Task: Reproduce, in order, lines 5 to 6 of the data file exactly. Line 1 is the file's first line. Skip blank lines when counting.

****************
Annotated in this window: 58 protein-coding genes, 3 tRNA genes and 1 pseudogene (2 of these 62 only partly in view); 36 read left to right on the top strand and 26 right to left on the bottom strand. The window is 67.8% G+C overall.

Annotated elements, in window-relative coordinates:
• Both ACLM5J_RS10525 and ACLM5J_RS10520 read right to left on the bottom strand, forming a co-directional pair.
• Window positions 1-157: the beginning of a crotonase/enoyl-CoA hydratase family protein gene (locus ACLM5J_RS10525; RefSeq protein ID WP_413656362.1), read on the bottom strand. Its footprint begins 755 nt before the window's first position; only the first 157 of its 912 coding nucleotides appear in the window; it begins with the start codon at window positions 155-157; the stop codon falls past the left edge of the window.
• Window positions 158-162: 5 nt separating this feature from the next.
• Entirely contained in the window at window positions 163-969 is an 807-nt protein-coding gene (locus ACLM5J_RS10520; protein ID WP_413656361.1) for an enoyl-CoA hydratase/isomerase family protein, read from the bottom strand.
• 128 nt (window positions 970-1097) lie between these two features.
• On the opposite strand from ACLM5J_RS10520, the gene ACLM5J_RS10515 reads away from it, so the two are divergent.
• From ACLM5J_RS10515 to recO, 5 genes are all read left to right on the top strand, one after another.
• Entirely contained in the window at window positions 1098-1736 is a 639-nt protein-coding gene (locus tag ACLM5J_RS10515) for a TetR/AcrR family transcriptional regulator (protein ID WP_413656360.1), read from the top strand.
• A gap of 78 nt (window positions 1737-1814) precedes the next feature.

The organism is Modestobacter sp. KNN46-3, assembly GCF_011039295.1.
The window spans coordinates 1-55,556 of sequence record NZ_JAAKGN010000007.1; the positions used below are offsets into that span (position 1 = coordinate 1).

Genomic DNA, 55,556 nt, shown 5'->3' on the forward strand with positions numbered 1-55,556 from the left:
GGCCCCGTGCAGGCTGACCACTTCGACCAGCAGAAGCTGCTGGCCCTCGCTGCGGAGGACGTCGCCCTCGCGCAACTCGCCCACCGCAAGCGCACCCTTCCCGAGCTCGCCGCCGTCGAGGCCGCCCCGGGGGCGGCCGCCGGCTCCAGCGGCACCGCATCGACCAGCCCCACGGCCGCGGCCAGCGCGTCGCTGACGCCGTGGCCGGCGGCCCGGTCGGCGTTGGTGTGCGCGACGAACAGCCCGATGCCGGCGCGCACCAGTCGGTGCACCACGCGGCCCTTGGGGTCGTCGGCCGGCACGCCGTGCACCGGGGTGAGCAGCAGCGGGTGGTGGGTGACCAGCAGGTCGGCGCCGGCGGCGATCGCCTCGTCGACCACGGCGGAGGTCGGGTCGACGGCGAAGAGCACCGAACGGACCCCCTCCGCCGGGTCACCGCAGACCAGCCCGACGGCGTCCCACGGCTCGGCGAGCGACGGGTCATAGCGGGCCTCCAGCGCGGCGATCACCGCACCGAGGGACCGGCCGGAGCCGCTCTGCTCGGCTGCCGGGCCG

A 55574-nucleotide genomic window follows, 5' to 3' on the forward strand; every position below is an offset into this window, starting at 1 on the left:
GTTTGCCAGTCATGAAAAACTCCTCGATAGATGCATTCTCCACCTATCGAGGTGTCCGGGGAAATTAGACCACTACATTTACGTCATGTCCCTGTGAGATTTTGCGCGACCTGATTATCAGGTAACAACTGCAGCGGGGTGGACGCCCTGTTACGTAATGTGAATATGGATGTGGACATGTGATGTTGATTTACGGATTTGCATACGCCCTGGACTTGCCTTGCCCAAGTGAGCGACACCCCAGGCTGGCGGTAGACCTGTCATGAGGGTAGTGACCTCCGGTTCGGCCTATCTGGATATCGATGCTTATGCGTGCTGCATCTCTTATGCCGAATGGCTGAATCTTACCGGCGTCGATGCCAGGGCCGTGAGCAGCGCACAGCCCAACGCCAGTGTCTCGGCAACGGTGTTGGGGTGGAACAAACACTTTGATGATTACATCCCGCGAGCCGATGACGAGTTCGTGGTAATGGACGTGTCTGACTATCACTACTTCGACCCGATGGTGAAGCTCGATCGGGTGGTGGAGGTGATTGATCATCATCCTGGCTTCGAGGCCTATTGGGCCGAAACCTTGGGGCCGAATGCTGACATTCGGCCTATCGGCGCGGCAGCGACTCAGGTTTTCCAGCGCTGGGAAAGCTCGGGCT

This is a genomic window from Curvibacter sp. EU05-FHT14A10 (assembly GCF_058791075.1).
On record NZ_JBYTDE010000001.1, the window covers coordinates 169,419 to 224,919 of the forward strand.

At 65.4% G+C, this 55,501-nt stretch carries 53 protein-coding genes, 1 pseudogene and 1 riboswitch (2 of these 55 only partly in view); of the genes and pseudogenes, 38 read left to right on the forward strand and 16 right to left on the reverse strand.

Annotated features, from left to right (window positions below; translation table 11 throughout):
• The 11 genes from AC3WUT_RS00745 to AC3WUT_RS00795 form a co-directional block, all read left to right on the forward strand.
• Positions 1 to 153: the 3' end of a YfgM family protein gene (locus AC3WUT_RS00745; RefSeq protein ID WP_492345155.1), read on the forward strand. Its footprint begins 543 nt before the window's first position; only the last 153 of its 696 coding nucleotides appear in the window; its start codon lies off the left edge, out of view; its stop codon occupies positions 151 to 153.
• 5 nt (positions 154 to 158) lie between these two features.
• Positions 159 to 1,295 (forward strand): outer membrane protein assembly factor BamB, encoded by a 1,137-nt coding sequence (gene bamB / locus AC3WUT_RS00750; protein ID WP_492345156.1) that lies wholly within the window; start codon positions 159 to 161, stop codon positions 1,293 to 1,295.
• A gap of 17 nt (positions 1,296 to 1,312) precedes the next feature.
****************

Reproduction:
• Window positions 158-162: 5 nt separating this feature from the next.
• Entirely contained in the window at window positions 163-969 is an 807-nt protein-coding gene (locus ACLM5J_RS10520; protein ID WP_413656361.1) for an enoyl-CoA hydratase/isomerase family protein, read from the bottom strand.